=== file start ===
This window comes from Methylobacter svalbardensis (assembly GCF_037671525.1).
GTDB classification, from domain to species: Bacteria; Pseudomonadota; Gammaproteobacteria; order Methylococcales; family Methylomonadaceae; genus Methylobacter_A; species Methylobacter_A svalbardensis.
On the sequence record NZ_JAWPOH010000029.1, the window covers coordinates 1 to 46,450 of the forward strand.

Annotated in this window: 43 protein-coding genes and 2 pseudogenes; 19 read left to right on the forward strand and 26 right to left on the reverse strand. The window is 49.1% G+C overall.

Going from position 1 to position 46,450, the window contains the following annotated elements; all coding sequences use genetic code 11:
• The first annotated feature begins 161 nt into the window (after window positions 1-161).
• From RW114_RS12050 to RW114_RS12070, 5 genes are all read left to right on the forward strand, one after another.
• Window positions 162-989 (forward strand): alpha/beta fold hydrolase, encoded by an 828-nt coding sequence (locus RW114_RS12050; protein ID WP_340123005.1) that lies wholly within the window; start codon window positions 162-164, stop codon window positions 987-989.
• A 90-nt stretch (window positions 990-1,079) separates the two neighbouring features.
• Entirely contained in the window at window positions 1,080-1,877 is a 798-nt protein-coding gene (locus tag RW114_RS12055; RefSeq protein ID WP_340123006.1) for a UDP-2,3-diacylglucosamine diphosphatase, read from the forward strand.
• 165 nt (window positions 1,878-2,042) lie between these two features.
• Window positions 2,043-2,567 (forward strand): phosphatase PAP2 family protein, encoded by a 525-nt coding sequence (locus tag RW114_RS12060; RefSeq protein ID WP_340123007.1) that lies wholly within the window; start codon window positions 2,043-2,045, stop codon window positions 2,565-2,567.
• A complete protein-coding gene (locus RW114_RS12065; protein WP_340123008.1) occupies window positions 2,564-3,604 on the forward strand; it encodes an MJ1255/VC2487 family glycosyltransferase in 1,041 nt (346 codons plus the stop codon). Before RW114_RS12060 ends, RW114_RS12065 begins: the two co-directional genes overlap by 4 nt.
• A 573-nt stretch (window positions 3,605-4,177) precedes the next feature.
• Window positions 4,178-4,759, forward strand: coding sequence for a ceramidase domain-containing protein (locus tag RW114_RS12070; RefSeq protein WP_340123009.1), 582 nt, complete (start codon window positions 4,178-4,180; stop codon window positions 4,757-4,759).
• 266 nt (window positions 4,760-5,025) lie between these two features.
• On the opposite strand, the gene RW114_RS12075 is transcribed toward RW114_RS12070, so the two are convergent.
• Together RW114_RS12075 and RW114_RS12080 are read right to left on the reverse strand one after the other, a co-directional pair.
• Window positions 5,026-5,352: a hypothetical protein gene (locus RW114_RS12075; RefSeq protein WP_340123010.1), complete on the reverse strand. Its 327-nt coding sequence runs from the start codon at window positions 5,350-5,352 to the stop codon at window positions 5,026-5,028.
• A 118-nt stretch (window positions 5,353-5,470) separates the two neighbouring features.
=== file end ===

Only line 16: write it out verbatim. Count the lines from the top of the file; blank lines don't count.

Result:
• 266 nt (window positions 4,760-5,025) lie between these two features.